The Middletown Press (Middletown, CT)

Woman dreads going on first dates

- Jeanne Phillips Write to Dear Abby at P.O. Box 96440, Los Angeles, CA 90069 or

Dear Abby: I am a 30-yearold woman who very much wants to find someone to share my life and start a family with. The problem is I hate dating, at least the early stages. To me, first dates aren’t exciting; they’re just plain awkward and nerveracki­ng.

I have tried everything to change my outlook on dating, but I still go into every first date with the same enthusiasm as I’d have for a root canal. Do you have any tips?

Hates Dating in Maryland

Dear Hates Dating:

It might benefit you to make them more casual — a lunch, a coffee, a movie or some other entertainm­ent, so a conversati­on won’t become a third degree. If you regard a first date as a chance to make a new friend, you might enjoy it more and so would your date.

Dear Abby: I’m concerned because there is tension in my family. I’m 30. In the past, I’ve had anger issues that may have alienated some family members. I’ve worked on them and I think I’ve gotten better in recent years, but I’m still not perfect.

What concerns me is I think one of my brothers might be harboring resentment toward me, but he won’t say so directly. I feel bad about the things I’ve done wrong and I’m willing to do what I can to make up for them, but I don’t know how to do that if people won’t communicat­e with me. How can I make things right and show my family I really do care?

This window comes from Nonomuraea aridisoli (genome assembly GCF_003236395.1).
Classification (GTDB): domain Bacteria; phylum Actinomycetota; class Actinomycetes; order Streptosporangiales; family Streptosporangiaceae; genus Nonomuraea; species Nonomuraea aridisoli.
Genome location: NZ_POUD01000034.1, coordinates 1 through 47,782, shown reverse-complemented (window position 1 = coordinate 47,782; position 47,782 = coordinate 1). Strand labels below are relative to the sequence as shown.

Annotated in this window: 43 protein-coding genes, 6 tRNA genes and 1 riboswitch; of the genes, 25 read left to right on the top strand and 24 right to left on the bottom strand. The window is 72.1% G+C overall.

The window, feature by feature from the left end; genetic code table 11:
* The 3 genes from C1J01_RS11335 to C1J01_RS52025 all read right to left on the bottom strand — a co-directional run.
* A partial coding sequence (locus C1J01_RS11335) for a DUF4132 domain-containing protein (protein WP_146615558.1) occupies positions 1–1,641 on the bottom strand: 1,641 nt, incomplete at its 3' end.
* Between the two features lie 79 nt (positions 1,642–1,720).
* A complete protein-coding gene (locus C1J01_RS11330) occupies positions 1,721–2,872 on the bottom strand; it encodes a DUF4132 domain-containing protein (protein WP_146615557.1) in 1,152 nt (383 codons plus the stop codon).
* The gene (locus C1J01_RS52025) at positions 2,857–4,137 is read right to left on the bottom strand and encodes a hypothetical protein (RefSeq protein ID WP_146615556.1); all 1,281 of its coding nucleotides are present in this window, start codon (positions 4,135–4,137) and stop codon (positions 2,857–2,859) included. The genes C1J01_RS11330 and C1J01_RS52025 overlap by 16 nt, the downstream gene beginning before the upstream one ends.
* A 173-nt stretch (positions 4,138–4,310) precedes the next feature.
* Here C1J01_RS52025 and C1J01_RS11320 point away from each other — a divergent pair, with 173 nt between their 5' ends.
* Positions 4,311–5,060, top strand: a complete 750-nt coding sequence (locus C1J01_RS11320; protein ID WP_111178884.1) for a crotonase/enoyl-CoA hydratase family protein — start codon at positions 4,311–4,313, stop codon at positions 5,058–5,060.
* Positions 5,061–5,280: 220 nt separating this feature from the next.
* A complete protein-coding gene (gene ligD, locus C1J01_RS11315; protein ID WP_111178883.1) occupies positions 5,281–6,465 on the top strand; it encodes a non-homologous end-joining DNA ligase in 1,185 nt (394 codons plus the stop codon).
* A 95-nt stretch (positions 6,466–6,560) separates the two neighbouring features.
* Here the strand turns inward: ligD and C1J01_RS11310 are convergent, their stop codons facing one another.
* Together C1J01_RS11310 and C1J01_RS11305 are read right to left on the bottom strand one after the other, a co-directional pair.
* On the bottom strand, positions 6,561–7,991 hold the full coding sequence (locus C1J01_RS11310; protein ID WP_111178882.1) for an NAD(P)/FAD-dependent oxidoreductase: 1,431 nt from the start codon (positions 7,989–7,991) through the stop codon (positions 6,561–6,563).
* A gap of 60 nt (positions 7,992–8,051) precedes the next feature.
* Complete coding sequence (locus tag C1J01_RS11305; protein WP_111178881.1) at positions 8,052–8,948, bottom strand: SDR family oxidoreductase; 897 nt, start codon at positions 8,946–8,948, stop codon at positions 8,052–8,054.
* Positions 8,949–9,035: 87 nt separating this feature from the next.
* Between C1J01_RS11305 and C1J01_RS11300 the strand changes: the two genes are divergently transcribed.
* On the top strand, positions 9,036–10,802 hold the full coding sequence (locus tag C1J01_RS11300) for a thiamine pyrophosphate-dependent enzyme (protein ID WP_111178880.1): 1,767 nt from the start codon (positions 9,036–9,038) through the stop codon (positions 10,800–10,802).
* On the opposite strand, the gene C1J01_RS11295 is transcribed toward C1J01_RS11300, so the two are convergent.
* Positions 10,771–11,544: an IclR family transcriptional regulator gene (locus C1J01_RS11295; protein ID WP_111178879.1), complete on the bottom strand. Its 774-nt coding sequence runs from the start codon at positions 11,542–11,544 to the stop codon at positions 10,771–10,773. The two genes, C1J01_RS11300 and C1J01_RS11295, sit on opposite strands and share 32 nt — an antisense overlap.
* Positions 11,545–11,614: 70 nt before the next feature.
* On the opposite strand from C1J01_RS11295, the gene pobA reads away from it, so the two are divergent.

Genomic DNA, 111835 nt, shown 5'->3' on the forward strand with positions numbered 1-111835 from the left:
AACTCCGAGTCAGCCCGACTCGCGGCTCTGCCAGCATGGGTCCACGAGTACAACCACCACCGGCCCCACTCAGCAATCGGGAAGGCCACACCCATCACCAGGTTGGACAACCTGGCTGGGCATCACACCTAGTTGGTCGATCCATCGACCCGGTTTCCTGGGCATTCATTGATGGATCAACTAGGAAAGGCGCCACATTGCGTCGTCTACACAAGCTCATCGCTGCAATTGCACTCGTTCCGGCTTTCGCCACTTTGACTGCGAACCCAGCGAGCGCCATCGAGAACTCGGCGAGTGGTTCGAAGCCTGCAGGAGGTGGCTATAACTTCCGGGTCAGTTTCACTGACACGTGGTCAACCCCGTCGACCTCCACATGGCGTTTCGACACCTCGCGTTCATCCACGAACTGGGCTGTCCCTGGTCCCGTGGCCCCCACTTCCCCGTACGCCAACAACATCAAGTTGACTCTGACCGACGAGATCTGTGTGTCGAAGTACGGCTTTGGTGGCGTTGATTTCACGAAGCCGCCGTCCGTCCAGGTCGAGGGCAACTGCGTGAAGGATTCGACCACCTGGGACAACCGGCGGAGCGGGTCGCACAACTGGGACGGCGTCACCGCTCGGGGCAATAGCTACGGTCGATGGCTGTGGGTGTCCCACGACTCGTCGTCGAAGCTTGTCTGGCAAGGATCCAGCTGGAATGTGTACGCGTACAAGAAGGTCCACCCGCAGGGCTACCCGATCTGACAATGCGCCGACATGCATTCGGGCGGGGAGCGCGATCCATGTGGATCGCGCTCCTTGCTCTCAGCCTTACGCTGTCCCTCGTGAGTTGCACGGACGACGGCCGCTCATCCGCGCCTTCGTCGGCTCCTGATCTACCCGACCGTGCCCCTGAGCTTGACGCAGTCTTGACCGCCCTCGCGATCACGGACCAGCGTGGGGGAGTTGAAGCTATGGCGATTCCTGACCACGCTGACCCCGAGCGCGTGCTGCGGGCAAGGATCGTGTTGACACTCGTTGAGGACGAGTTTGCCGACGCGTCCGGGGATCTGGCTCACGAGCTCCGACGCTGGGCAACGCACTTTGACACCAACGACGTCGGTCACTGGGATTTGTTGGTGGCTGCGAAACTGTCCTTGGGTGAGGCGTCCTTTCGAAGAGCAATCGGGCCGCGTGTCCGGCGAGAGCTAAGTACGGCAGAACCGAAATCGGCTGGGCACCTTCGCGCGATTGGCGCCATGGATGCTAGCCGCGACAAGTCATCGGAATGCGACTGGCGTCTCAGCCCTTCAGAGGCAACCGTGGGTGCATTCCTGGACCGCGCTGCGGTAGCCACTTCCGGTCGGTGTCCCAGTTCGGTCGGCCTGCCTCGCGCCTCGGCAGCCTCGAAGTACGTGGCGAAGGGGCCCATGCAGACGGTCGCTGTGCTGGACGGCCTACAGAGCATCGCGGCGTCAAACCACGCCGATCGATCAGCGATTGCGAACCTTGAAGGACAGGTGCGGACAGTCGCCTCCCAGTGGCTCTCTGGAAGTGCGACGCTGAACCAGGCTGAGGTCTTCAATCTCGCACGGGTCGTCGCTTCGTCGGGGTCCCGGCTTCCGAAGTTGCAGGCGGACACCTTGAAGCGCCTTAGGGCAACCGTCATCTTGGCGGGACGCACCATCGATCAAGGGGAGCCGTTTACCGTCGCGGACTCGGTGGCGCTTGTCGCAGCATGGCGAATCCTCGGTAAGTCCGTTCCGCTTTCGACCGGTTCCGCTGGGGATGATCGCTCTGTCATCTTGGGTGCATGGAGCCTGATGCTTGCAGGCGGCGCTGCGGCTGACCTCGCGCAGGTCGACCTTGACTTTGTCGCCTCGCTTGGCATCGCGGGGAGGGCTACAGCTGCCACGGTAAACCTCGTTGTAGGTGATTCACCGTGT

Lost in California

Dear Lost: It seems you may not be the only person in your family with unresolved anger issues. While you were overt in demonstrat­ing your anger, your brother is the opposite. He demonstrat­es his anger with PASSIVEagg­ression.

Show your family you care by continuing to work on your issues. Apologize to anyone you hurt and offer to make amends. Do the same with this brother in a written message, if necessary. After that, if he still refuses to communicat­e, recognize that the problem is his and stop making it your own.

Dear Abby: A friend brought a birthday cake to the restaurant where we were all meeting, and served it after the meal. I voiced my concern that it wasn’t fair to the restaurant, since we used extra tableware and dishes for the cake, and deprived them of a possible dessert order. Is what she did acceptable? Or was I out of line to say something? (We left a large tip.)

No Dessert

Dear No Dessert: If your comments dampened the joy of the occasion, you should have kept your mouth shut. Bringing a cake to a restaurant for a special occasion happens often. However, the polite way to handle it is to first check with the restaurant to be sure they don’t have a policy against it.

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